It's an easy refrain to blame the arms merchants for the bullets that end up in child soldiers in Africa (the movie Lord of War portrays the life of one of the better known "merchants of death," featuring Nicolas Cage). But to truly end the violence you need to dig deeper. For example, recent Conflict Minerals Legislation (Dodd-Frank) aims to make profiting from the armed conflict in the region at the hands of child soldiers that much more difficult. While getting more from P2P systems is a far less important topic than saving the lives of boys (or anyone) fighting wars, I do believe the same analogy holds for who is ultimately responsible for a less-than-positive outcome of any sort. Hint: it's not the arms dealer's fault. He's simply filling a need in the middle of a broader controversy.
Stay with me here for a moment while I set the stage around the comments of another blogger. As much as I like and respect Pete Loughlin (and continue to count him as a friend, colleague, and one of my favorite bloggers in the sector), I think he's wrong on one key point in the recent humorously titled post World class or half-assed? The current state of e-procurement. In looking at responsibility for the failure of P2P systems, Pete argues that we should look harder at providers and their sales tactics. He observes: "The e-procurement vendors' sales and marketing material will tell a very different story [than P2P nirvana]. They'll explain how corporate purchasing could be but it won't tell you what, in 9 out of 10 cases, it is really like."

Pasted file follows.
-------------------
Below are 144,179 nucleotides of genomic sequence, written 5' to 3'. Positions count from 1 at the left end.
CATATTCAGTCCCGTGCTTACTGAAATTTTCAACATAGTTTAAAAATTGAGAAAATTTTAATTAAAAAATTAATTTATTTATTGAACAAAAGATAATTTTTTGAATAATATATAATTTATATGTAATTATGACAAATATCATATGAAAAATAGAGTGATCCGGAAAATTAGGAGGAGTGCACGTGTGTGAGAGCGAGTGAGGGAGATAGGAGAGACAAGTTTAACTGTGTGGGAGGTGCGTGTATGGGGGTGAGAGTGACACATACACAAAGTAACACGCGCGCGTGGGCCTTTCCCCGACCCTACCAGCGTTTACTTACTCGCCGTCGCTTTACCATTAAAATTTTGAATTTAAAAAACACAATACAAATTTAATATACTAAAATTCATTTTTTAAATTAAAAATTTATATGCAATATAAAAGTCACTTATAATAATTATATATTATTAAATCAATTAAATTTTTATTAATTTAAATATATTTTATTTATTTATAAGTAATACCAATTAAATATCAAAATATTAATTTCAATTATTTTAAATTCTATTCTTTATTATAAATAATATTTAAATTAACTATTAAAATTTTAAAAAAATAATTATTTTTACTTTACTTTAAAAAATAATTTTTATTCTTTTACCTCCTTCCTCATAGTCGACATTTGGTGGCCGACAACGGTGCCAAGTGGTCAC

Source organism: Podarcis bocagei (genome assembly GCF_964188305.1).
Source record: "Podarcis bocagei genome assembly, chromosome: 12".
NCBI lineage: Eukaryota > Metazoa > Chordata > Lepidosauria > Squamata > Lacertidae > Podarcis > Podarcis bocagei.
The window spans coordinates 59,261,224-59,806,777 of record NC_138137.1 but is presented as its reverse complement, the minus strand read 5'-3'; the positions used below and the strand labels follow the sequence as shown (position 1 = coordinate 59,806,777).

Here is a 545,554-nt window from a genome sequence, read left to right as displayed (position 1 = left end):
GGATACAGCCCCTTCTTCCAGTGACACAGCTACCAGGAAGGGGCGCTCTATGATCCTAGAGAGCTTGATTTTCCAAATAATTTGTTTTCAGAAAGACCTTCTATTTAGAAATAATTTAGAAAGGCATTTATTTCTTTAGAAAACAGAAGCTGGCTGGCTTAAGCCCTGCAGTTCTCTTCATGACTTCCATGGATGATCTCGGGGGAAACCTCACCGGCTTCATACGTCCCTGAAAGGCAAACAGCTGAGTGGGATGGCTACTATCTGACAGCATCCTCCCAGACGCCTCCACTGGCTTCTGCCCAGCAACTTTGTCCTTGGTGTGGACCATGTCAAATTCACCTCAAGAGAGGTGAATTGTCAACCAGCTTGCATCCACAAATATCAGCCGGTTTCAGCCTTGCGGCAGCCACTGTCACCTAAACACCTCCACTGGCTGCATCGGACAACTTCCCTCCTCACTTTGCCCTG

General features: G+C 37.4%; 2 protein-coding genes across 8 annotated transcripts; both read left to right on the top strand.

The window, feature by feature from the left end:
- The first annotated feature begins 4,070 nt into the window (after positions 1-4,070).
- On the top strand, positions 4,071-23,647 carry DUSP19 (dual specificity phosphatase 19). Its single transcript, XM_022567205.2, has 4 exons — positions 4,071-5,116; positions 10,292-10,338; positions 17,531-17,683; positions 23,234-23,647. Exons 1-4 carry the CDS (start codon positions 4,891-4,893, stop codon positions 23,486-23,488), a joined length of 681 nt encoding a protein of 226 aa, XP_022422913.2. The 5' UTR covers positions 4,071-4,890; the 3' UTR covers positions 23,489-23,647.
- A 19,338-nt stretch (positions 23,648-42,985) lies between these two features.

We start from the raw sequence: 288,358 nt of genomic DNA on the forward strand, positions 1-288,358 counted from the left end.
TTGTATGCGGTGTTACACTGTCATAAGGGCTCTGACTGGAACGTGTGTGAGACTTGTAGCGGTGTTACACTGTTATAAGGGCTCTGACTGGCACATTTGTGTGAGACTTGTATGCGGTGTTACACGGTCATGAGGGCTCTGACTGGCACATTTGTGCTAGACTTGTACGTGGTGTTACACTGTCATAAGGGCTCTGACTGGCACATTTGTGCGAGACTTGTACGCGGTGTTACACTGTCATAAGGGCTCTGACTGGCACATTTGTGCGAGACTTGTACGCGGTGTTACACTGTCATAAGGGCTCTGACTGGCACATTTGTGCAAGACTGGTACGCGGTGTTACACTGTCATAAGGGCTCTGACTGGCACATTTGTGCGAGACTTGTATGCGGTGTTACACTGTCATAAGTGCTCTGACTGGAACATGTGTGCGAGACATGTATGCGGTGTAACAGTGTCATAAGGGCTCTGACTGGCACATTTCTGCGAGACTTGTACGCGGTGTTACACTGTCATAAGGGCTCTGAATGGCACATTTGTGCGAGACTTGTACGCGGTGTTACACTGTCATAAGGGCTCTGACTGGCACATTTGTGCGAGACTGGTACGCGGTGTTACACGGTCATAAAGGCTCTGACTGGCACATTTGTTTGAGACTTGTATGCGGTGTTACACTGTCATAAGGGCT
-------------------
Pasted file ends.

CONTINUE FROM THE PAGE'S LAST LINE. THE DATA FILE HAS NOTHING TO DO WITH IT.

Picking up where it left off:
Unlike Pete, I think the blame for implemented P2P systems that have not lived up to their expectations lies almost entirely with procurement and IT organizations themselves, who historically would rather throw money at the problem rather than take the time to fully diagnose the challenges they face and the potential benefits of applying different solution types in their situation. I'd argue that when reckless spending on P2P hasn't lived up to expectations, it's a bit like giving money to a giant, conglomerate non-profit -- maybe you'll feel good about it, but who knows where it will go, and how much will be consumed in overhead along the way before it gets into the hands to benefit those who need it most.
Stay tuned as we continue to investigate this subject and mix our metaphors in an attempt to make some sense of why Pete's little blame game may elicit a chuckle but is a potentially dangerous stunt.